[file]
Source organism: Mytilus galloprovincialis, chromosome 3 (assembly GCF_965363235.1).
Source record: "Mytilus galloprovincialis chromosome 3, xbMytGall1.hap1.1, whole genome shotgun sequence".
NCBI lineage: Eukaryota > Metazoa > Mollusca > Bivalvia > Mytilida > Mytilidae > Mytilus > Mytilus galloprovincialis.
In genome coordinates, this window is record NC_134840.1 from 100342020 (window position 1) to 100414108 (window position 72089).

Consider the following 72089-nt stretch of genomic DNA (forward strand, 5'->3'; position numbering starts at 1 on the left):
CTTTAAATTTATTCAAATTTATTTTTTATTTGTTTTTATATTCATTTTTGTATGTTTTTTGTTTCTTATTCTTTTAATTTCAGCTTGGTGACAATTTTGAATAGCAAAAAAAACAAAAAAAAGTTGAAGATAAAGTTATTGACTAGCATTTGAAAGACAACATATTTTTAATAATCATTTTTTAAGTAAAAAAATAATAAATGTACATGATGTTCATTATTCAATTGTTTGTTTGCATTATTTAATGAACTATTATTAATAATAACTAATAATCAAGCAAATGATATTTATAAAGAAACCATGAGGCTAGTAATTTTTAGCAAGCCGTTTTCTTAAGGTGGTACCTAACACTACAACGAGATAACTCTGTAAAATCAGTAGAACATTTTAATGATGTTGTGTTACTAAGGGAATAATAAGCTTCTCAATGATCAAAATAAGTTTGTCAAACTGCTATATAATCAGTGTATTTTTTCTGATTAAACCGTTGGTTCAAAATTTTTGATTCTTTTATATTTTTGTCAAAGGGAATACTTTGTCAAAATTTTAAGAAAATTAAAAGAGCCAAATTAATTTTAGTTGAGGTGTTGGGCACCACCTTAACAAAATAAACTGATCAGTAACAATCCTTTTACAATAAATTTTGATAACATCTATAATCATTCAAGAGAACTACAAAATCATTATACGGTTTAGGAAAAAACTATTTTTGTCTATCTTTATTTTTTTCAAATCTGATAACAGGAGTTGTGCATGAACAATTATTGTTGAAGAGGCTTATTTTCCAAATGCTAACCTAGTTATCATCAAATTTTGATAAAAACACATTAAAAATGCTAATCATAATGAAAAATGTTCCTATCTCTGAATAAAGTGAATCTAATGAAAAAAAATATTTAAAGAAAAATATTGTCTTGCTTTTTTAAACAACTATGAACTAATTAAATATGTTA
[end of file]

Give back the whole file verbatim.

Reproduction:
Source organism: Mytilus galloprovincialis, chromosome 3 (assembly GCF_965363235.1).
Source record: "Mytilus galloprovincialis chromosome 3, xbMytGall1.hap1.1, whole genome shotgun sequence".
NCBI lineage: Eukaryota > Metazoa > Mollusca > Bivalvia > Mytilida > Mytilidae > Mytilus > Mytilus galloprovincialis.
In genome coordinates, this window is record NC_134840.1 from 100342020 (window position 1) to 100414108 (window position 72089).

Consider the following 72089-nt stretch of genomic DNA (forward strand, 5'->3'; position numbering starts at 1 on the left):
CTTTAAATTTATTCAAATTTATTTTTTATTTGTTTTTATATTCATTTTTGTATGTTTTTTGTTTCTTATTCTTTTAATTTCAGCTTGGTGACAATTTTGAATAGCAAAAAAAACAAAAAAAAGTTGAAGATAAAGTTATTGACTAGCATTTGAAAGACAACATATTTTTAATAATCATTTTTTAAGTAAAAAAATAATAAATGTACATGATGTTCATTATTCAATTGTTTGTTTGCATTATTTAATGAACTATTATTAATAATAACTAATAATCAAGCAAATGATATTTATAAAGAAACCATGAGGCTAGTAATTTTTAGCAAGCCGTTTTCTTAAGGTGGTACCTAACACTACAACGAGATAACTCTGTAAAATCAGTAGAACATTTTAATGATGTTGTGTTACTAAGGGAATAATAAGCTTCTCAATGATCAAAATAAGTTTGTCAAACTGCTATATAATCAGTGTATTTTTTCTGATTAAACCGTTGGTTCAAAATTTTTGATTCTTTTATATTTTTGTCAAAGGGAATACTTTGTCAAAATTTTAAGAAAATTAAAAGAGCCAAATTAATTTTAGTTGAGGTGTTGGGCACCACCTTAACAAAATAAACTGATCAGTAACAATCCTTTTACAATAAATTTTGATAACATCTATAATCATTCAAGAGAACTACAAAATCATTATACGGTTTAGGAAAAAACTATTTTTGTCTATCTTTATTTTTTTCAAATCTGATAACAGGAGTTGTGCATGAACAATTATTGTTGAAGAGGCTTATTTTCCAAATGCTAACCTAGTTATCATCAAATTTTGATAAAAACACATTAAAAATGCTAATCATAATGAAAAATGTTCCTATCTCTGAATAAAGTGAATCTAATGAAAAAAAATATTTAAAGAAAAATATTGTCTTGCTTTTTTAAACAACTATGAACTAATTAAATATGTTA